Ahmed Kamel opened by noting that as this was the fifth meeting, the network had become sustainable:
“We have achieved a lot since the creation of this network. We need to decide where we want to be in five years. It is up to you to identify your priorities and develop an action plan. We will support you all the way.”
IndustriALL assistant general secretary Kemal Özkan introduced the political context, saying that the viability of different production methods is affected by the oil price, making the sector uniquely vulnerable to geopolitical pressures. The MENA region is the worst in the world for violations of trade union rights.
Energy director Diana Junquera Curiel spoke about global trends in the industry, and the state of union organizing in the major companies.
“This sector faces a central contradiction. We need to balance the energy needs of a growing population and developing economies with the imperative to take action on climate change. Globally, there is an increase in energy demand, leading to the combined demand for more energy and less carbon. Our challenge is to ensure that it is not workers who are caught out by this contradiction.”
Lebanon country manager for Total, Daniel Alavarez, joined the meeting to express the company’s commitment to the global framework agreement with IndustriALL, and to developing healthy industrial relations in the region.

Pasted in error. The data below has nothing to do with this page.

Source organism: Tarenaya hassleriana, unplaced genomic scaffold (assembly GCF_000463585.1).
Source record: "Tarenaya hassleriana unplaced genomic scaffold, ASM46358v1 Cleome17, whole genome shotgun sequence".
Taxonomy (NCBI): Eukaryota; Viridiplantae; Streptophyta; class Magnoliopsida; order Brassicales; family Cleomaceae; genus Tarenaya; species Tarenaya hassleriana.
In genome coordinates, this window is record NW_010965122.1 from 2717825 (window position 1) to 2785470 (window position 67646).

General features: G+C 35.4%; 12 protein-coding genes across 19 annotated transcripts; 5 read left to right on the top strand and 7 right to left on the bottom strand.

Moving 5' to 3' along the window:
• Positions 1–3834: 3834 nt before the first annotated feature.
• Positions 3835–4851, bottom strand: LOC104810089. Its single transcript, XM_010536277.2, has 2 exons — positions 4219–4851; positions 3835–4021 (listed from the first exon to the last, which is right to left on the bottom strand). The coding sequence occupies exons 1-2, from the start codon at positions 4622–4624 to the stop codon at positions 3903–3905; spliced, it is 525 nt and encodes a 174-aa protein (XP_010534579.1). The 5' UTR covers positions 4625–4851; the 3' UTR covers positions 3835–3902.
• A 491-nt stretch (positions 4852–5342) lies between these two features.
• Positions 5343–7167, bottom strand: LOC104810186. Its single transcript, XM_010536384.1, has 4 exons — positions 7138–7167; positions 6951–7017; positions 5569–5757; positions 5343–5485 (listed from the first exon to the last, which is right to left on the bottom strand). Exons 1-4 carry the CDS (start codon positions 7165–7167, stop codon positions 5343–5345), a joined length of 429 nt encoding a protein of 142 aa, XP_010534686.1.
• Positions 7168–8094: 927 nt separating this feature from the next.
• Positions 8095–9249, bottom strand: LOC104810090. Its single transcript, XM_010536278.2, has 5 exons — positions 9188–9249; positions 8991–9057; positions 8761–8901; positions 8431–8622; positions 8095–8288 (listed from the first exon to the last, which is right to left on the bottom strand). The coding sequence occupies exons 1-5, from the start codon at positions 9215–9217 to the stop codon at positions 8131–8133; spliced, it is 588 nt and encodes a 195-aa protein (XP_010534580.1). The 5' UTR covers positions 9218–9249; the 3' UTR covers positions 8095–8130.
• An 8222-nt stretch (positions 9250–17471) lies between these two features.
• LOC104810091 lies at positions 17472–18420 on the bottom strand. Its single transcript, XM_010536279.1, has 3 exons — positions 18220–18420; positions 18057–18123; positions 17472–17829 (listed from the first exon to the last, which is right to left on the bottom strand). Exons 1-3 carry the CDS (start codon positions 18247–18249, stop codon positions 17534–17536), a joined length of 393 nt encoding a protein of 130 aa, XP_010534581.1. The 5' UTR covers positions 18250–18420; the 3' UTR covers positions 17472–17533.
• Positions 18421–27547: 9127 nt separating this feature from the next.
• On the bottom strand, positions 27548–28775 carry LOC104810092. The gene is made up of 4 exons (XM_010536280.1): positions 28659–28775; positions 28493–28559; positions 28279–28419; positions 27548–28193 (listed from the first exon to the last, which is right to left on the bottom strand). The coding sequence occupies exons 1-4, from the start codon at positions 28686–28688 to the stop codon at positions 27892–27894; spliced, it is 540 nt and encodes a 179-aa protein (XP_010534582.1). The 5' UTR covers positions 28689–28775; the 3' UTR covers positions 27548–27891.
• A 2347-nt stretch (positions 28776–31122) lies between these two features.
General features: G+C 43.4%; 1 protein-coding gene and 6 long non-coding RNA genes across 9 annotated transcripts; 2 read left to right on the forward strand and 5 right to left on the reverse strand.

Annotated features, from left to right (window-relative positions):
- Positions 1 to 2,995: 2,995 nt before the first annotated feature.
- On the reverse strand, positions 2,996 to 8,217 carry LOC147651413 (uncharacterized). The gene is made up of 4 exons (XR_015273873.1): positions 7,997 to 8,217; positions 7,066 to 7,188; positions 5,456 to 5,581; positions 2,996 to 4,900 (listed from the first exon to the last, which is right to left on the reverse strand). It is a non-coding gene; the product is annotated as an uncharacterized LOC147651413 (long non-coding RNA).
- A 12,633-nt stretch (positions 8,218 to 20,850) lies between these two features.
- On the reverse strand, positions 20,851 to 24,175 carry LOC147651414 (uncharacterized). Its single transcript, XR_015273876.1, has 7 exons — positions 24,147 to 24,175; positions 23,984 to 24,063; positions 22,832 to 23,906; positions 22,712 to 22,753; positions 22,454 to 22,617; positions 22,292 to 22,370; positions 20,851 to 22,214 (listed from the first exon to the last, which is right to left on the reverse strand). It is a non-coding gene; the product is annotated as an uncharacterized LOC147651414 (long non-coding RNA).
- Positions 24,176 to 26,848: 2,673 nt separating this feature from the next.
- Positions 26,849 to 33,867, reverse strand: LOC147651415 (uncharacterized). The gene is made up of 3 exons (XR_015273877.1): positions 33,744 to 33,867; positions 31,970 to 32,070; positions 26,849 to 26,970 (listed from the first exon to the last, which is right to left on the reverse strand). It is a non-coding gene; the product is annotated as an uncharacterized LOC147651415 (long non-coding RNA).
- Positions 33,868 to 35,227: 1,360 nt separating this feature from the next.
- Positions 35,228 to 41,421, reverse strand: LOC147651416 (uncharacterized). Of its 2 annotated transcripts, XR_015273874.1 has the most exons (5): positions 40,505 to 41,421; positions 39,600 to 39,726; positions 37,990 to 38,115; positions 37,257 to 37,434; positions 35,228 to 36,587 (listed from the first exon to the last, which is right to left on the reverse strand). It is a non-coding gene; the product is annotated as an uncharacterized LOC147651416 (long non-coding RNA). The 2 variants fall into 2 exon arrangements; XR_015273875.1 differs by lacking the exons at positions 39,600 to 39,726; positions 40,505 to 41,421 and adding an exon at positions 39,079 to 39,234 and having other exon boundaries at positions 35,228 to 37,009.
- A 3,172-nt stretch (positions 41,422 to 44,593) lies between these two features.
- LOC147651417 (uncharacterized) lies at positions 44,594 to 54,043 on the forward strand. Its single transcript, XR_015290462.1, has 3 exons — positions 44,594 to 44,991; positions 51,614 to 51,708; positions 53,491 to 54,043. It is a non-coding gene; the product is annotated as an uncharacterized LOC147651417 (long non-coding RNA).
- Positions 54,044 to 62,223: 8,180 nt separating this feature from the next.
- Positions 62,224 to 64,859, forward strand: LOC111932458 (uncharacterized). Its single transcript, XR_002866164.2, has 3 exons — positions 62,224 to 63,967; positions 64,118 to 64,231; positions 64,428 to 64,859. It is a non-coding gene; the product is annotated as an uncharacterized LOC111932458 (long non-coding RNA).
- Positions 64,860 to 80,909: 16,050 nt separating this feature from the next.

After sector co-chair Frode Alfheim of Norwegian affiliate Industri Energi explained the pressures the industry is under to become more sustainable and how this affects unions, general secretary Valter Sanches spoke about Just Transition. He said,
“The oil and gas sector is important to us. We want to retain it because it generates value, for workers as well as for society. Renewables are getting cheaper. There is now an economic incentive for energy transition as well as a political imperative. We need be part of this discussion, otherwise companies will use it as an excuse to restructure and fire workers.”
Health, safety and sustainability director Brian Kohler lead a session on occupational health and safety (OHS), which is neglected by the region’s employers and governments. “This is a toxic job”, he said, “and occupational illness counts for 80 per cent of deaths. Unions can’t wait for employers to identify and remedy hazards.”
“A union safety rep needs to learn to be a barefoot epidemiologist. A notebook is your most important tool. Look for patterns of diseases. Don’t forget to follow up with retired workers. Identify agents known to cause these diseases. Look at the work processes and find overlaps.”
The delegates intend to create an OHS committee to share and translate material and develop a safety culture. They also expressed great interest in developing their understanding of oil and gas industry economics, so that they can counter the arguments that employers put to them.
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